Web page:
Captaining rugby teams at school (now 1st XV), club and county level, I have learned how to listen and how to lead; understanding and incorporating others’ opinions or feelings in my interaction was key to encouraging progress for the individual or group, to motivate them and help them achieve their own potential. I developed these skills further mentoring in French and as a Sports Ambassador for local primary schools.

Rugby is like society: there are fixed laws that define the game and how it is played, but they are constantly tested by the flair of the players. As a result, the referee must both interpret and enforce the application of those laws; in Plato’s terms, he is both guardian and auxiliary. The application of the law to dynamic situations and how different outcomes might be achieved depending upon points of interpretation has fascinated me for years.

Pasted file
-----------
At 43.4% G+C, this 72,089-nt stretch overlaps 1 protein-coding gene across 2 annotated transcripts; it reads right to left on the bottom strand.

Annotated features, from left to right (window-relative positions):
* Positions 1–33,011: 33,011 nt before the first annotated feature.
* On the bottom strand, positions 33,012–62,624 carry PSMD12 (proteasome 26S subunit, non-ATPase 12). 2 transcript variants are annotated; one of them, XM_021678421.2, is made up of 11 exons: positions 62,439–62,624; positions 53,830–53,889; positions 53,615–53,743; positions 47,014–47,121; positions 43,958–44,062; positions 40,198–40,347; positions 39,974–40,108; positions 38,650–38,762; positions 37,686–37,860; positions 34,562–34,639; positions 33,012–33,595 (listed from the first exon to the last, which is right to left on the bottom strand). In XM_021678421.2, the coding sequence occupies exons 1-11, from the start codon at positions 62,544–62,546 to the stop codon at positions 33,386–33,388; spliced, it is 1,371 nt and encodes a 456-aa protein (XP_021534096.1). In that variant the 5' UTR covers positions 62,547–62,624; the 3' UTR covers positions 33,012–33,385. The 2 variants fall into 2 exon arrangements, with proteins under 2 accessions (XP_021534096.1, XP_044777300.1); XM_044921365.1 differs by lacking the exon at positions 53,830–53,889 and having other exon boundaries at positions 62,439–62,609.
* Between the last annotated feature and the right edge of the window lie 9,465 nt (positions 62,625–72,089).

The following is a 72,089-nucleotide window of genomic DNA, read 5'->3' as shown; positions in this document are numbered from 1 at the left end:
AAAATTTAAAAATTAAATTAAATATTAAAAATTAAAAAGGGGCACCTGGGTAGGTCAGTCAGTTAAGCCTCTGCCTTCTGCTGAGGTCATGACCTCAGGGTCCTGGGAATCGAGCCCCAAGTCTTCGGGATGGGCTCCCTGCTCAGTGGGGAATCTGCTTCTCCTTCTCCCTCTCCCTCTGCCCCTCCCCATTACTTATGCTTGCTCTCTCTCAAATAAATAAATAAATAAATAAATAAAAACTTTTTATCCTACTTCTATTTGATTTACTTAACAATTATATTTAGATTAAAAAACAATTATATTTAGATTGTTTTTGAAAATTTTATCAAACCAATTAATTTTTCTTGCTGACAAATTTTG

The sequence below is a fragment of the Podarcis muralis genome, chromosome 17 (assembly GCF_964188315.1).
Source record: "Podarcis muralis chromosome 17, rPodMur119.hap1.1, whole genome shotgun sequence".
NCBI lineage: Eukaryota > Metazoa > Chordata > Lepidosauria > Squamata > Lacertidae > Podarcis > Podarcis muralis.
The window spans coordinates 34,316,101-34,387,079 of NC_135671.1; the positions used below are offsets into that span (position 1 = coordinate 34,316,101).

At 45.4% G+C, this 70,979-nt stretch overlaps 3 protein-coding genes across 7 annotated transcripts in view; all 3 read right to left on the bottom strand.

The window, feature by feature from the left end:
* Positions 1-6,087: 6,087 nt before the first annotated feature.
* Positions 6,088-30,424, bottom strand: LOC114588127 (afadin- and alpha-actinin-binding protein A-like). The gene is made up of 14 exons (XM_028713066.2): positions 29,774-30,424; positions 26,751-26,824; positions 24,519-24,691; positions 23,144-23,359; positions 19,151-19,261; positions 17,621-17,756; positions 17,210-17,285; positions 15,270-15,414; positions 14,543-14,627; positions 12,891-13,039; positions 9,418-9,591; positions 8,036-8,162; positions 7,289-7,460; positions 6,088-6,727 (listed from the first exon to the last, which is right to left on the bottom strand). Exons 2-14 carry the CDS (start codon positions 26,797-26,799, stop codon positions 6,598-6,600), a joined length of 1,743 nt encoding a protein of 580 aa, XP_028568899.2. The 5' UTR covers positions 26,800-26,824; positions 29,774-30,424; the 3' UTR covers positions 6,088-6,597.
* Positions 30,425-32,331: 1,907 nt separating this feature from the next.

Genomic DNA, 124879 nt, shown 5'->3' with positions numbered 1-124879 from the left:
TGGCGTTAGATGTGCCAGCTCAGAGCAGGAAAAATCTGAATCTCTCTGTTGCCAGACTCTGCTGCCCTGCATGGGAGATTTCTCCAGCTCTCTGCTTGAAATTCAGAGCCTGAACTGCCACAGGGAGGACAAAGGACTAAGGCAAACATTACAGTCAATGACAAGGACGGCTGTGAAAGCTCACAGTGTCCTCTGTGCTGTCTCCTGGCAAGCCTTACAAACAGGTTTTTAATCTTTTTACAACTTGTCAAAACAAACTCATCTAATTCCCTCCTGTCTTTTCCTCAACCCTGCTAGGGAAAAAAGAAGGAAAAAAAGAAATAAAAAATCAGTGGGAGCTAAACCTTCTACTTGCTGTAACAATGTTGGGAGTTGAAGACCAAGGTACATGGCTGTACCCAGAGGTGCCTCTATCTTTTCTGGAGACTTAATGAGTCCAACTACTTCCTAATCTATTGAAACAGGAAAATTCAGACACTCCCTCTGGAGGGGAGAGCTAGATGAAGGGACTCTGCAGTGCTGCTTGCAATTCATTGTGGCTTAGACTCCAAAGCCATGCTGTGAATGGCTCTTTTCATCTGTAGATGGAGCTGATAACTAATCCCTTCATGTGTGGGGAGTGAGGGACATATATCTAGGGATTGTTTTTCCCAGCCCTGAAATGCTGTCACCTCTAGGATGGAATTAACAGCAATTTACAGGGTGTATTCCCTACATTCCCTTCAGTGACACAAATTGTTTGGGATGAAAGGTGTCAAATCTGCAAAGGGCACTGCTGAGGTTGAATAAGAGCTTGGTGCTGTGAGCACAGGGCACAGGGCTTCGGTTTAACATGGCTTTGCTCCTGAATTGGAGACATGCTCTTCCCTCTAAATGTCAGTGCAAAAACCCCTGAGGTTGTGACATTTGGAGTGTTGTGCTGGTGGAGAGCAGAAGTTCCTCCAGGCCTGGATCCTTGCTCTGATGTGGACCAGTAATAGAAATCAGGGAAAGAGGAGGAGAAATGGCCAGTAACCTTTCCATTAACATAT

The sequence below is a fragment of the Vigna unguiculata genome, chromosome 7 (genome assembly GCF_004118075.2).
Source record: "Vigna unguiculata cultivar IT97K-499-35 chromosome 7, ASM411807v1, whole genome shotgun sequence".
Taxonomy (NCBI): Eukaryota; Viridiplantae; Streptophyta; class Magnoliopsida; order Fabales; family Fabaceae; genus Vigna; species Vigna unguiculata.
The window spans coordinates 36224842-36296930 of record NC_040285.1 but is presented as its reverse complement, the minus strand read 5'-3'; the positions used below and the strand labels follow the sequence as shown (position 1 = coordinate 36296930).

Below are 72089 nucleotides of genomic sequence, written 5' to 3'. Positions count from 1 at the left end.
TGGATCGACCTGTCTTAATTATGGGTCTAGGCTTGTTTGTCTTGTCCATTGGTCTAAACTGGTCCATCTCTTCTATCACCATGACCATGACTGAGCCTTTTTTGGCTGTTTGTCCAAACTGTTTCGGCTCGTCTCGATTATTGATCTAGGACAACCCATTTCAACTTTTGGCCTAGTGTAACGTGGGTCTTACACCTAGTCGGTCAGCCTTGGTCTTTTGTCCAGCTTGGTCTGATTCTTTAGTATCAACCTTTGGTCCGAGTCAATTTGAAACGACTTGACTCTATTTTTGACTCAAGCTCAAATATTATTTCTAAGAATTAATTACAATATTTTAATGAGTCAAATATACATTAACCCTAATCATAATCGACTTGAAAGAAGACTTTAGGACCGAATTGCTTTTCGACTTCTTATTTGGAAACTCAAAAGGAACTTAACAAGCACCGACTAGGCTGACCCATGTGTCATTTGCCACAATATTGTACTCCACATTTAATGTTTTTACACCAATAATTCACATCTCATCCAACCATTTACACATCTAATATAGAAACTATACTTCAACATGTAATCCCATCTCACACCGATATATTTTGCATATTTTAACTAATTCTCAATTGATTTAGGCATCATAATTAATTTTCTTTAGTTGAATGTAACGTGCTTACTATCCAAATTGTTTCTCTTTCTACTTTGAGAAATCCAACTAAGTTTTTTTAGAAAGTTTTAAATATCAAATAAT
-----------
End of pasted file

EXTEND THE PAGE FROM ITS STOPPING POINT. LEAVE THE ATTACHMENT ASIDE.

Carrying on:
I am strongly motivated to study the law’s mechanics and with this passion, combined with the necessary determination and underlying skills, I will relish the task of appreciating and mastering law as an intellectual discipline in its own right.


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Good Points Of The Personal Statement

This is an impressive personal statement in many regards and was clearly well received. The student opens with a definition of law, but then goes on to interpret what they understand it to mean, and by doing so has given some insight into their personality and understanding. It is clear from the outset that the student’s interest is an academic one, and this will gain them favour from top academic institutions if sustained. The discussion of the student’s extended project is given a clear legal dimension, and the student competently makes cross-links, which display their strong grasp of sources of UK law- having a current example to underline this point. In this instance, the discussion of work experience complements the academic interests well because of the way the statement is structured – by saving work experience till later, the student made clear that their primary focus is academic and intellectual, but they do have a commitment to engaging with the subject at a practical level.